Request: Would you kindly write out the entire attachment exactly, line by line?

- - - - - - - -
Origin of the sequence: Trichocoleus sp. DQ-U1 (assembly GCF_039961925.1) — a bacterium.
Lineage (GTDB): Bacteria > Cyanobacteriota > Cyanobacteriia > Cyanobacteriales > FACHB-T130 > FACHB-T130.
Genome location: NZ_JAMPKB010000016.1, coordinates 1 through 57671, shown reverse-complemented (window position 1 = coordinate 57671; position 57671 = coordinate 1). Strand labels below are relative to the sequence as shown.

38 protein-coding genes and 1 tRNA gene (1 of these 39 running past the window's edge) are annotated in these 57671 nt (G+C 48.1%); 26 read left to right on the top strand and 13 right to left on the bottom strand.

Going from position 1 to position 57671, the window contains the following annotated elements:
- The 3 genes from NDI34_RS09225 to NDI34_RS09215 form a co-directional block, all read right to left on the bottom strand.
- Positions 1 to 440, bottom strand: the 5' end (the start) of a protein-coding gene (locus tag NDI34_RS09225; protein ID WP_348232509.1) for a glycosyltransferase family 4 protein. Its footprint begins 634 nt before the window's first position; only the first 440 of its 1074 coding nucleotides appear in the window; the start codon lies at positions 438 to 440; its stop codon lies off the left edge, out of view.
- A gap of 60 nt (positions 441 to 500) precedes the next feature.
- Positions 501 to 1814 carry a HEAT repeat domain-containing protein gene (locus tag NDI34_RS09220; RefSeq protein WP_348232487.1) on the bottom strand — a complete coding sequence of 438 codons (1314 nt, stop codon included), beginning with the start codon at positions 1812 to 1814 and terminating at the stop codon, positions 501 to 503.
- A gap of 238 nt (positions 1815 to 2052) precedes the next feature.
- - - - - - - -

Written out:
Origin of the sequence: Trichocoleus sp. DQ-U1 (assembly GCF_039961925.1) — a bacterium.
Lineage (GTDB): Bacteria > Cyanobacteriota > Cyanobacteriia > Cyanobacteriales > FACHB-T130 > FACHB-T130.
Genome location: NZ_JAMPKB010000016.1, coordinates 1 through 57671, shown reverse-complemented (window position 1 = coordinate 57671; position 57671 = coordinate 1). Strand labels below are relative to the sequence as shown.

38 protein-coding genes and 1 tRNA gene (1 of these 39 running past the window's edge) are annotated in these 57671 nt (G+C 48.1%); 26 read left to right on the top strand and 13 right to left on the bottom strand.

Going from position 1 to position 57671, the window contains the following annotated elements:
- The 3 genes from NDI34_RS09225 to NDI34_RS09215 form a co-directional block, all read right to left on the bottom strand.
- Positions 1 to 440, bottom strand: the 5' end (the start) of a protein-coding gene (locus tag NDI34_RS09225; protein ID WP_348232509.1) for a glycosyltransferase family 4 protein. Its footprint begins 634 nt before the window's first position; only the first 440 of its 1074 coding nucleotides appear in the window; the start codon lies at positions 438 to 440; its stop codon lies off the left edge, out of view.
- A gap of 60 nt (positions 441 to 500) precedes the next feature.
- Positions 501 to 1814 carry a HEAT repeat domain-containing protein gene (locus tag NDI34_RS09220; RefSeq protein WP_348232487.1) on the bottom strand — a complete coding sequence of 438 codons (1314 nt, stop codon included), beginning with the start codon at positions 1812 to 1814 and terminating at the stop codon, positions 501 to 503.
- A gap of 238 nt (positions 1815 to 2052) precedes the next feature.